Libraries and Copyright: 42 Copyright Lawyers, Scholars, and Expert Librarians Send Letter to Congress
The letter (linked below) was sent on Tuesday to the Chairman and Ranking Member of the U.S. Senate and U.S. House Committee’s on the Judiciary.
Brandon Butler, Director of Information Policy University of Virginia Library, introduces the letter in this blog post:
Today I sent a letter on behalf of 42 copyright lawyers, scholars, and expert librarians to leaders in Congress. In it, we explain the rich relationship between libraries and copyright, and urge Congress to keep the Office where it has lived for more than a century: inside the Library of Congress.
Our letter was originally prompted by another letter, sent by two former Registers of Copyright (Ralph Oman, who led the U.S. Copyright Office from 1985 to 1993, and Marybeth Peters, who held the position until 2010). In their letter, the former registers sounded the alarm about a looming threat to copyright policy: libraries. And especially the Library of Congress, the most library-est of libraries!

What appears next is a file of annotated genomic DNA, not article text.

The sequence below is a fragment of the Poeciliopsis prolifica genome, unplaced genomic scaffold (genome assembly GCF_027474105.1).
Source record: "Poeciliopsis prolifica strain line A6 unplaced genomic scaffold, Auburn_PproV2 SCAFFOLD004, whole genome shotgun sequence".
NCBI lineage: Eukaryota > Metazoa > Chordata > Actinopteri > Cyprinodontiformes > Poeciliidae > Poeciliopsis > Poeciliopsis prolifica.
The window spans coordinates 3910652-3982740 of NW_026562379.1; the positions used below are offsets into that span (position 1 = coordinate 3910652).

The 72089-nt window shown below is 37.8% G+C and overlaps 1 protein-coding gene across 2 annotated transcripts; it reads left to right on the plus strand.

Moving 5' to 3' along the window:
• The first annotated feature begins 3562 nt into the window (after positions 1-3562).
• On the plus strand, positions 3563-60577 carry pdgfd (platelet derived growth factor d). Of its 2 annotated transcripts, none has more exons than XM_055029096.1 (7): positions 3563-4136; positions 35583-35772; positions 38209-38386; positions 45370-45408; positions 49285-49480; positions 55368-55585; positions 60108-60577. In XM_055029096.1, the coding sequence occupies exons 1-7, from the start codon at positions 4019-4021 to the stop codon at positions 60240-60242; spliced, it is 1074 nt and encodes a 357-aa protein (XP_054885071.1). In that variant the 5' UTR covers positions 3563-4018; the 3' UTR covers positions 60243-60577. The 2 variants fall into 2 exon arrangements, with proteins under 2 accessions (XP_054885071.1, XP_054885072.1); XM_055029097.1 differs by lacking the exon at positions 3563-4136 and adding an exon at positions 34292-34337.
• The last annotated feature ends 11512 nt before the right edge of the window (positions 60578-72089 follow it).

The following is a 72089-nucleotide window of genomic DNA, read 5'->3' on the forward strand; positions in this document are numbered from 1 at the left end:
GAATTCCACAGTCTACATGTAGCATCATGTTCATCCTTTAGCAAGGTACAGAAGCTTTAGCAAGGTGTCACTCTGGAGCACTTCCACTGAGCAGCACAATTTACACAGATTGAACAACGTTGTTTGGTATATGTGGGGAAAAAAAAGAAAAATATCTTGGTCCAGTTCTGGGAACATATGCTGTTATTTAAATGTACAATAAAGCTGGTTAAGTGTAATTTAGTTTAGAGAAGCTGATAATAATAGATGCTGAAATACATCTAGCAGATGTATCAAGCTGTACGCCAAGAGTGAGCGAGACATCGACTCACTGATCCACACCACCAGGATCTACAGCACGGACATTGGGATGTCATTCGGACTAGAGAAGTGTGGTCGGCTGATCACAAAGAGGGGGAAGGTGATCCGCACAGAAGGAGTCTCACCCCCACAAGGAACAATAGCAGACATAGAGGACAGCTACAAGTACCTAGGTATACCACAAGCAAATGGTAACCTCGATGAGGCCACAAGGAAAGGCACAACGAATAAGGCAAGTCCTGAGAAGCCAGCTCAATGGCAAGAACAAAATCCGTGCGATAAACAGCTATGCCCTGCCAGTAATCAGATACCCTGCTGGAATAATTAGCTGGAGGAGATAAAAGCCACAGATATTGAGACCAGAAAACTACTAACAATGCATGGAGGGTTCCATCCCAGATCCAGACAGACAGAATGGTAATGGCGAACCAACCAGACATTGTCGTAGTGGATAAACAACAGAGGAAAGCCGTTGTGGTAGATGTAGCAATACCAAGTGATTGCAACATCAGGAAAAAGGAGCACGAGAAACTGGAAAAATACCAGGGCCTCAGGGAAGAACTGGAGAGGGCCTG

Read the Complete Blog Post
Direct to Letter (8 pages; PDF)
See Also: Where Should The Copyright Office Live? A Response From Duke Libraries
About Gary Price
Gary Price (firstname.lastname@example.org) is a librarian, writer, consultant, and frequent conference speaker based in the Washington D.C. metro area. He earned his MLIS degree from Wayne State University in Detroit. Price has won several awards including the SLA Innovations in Technology Award and Alumnus of the Year from the Wayne St. University Library and Information Science Program. From 2006-2009 he was Director of Online Information Services at Ask.com. Gary is also the co-founder of infoDJ an innovation research consultancy supporting corporate product and business model teams with just-in-time fact and insight finding.